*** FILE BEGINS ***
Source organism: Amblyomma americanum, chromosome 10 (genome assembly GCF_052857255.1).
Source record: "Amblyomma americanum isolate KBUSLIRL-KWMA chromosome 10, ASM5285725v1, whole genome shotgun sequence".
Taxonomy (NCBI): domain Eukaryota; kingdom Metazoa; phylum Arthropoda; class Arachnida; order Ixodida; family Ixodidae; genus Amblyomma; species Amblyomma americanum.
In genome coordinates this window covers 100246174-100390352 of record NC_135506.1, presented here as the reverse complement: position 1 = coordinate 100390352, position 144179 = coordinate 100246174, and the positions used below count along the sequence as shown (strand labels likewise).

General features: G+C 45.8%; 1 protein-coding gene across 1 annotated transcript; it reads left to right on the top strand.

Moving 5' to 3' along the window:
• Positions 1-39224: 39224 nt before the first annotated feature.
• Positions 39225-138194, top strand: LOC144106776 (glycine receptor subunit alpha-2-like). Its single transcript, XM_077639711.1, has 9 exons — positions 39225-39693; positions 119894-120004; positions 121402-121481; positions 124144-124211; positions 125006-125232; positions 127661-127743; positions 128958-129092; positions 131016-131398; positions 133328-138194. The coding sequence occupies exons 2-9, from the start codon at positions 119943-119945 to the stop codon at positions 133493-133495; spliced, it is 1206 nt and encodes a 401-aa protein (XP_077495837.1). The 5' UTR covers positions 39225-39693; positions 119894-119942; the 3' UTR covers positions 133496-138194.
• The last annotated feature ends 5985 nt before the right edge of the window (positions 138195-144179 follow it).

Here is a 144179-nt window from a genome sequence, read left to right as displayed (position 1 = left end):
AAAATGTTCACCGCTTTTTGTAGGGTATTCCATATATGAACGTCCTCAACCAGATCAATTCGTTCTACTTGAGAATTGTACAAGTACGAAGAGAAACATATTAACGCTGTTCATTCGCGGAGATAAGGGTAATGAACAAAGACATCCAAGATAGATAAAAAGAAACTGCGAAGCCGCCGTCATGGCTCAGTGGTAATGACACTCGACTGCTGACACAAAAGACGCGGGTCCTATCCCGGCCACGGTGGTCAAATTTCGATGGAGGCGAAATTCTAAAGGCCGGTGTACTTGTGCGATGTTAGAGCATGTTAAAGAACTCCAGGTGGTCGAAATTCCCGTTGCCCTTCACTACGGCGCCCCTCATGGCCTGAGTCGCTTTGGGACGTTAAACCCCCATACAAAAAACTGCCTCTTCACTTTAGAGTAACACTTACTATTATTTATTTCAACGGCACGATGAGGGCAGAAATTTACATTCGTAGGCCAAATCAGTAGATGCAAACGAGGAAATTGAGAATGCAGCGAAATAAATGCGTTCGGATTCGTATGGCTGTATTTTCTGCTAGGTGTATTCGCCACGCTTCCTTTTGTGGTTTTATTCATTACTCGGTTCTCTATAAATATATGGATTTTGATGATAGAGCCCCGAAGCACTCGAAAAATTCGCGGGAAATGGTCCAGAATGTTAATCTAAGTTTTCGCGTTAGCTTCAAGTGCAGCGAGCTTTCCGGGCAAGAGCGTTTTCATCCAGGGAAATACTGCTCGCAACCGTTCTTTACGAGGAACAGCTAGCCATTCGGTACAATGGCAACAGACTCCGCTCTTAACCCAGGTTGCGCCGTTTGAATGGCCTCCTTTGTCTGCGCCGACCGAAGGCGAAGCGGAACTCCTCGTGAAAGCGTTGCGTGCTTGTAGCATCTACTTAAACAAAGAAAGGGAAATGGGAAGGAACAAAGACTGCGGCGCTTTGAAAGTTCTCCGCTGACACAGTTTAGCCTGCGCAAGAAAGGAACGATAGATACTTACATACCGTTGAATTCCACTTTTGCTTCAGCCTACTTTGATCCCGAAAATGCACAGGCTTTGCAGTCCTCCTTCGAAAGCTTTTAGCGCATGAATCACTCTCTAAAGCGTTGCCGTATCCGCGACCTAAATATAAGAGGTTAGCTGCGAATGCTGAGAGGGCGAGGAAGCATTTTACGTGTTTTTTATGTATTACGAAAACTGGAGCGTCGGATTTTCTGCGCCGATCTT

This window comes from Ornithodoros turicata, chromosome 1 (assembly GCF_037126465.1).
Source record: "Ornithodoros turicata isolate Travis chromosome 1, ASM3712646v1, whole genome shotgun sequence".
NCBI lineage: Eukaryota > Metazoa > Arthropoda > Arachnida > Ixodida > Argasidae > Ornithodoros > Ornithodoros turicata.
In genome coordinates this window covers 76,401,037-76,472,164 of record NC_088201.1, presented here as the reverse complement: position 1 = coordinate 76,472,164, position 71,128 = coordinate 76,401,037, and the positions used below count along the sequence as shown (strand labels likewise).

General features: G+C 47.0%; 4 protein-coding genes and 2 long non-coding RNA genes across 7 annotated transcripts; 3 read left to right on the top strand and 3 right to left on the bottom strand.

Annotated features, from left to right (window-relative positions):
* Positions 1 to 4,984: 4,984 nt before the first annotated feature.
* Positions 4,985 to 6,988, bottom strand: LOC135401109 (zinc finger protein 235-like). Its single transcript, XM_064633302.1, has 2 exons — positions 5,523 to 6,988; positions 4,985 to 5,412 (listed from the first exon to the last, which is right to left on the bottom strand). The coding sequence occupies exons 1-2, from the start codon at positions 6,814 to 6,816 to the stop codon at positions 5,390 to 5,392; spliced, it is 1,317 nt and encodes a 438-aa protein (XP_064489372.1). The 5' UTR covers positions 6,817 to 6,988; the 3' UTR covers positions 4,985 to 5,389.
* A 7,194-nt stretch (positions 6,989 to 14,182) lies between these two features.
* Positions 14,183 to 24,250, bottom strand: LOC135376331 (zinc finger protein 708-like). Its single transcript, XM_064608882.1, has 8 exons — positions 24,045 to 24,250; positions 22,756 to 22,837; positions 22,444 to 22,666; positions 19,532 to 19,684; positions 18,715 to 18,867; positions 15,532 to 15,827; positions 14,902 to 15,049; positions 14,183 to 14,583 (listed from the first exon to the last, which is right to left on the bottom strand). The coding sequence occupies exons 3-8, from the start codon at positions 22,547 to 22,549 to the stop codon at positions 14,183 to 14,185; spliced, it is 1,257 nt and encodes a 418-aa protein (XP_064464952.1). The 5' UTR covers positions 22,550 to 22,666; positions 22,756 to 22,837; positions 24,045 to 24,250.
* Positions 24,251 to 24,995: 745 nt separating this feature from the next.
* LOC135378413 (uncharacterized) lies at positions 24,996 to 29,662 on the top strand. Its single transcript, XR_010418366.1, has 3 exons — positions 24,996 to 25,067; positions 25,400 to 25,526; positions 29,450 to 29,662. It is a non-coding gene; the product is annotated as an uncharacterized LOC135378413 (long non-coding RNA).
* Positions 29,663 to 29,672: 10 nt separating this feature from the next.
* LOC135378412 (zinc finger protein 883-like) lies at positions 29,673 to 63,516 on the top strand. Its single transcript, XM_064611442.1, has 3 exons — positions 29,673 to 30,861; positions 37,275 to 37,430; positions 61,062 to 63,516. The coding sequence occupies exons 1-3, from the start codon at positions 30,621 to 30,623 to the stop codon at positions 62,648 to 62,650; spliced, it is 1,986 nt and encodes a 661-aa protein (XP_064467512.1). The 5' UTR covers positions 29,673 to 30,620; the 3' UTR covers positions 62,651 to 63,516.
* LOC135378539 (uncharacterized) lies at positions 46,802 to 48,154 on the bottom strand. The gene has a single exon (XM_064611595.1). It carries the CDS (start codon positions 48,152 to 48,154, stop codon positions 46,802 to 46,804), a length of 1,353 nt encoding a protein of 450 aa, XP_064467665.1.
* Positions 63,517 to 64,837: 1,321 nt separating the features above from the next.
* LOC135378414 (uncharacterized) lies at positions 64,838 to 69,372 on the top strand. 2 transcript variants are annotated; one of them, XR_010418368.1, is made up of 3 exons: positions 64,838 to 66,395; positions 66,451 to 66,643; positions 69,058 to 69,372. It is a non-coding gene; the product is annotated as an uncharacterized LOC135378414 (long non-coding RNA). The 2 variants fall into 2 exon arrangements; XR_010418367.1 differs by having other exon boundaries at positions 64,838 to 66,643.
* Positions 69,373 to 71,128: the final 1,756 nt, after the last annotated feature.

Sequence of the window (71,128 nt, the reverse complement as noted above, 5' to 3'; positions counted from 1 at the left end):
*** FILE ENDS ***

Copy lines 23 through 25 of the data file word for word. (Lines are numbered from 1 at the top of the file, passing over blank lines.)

* LOC135378413 (uncharacterized) lies at positions 24,996 to 29,662 on the top strand. Its single transcript, XR_010418366.1, has 3 exons — positions 24,996 to 25,067; positions 25,400 to 25,526; positions 29,450 to 29,662. It is a non-coding gene; the product is annotated as an uncharacterized LOC135378413 (long non-coding RNA).
* Positions 29,663 to 29,672: 10 nt separating this feature from the next.
* LOC135378412 (zinc finger protein 883-like) lies at positions 29,673 to 63,516 on the top strand. Its single transcript, XM_064611442.1, has 3 exons — positions 29,673 to 30,861; positions 37,275 to 37,430; positions 61,062 to 63,516. The coding sequence occupies exons 1-3, from the start codon at positions 30,621 to 30,623 to the stop codon at positions 62,648 to 62,650; spliced, it is 1,986 nt and encodes a 661-aa protein (XP_064467512.1). The 5' UTR covers positions 29,673 to 30,620; the 3' UTR covers positions 62,651 to 63,516.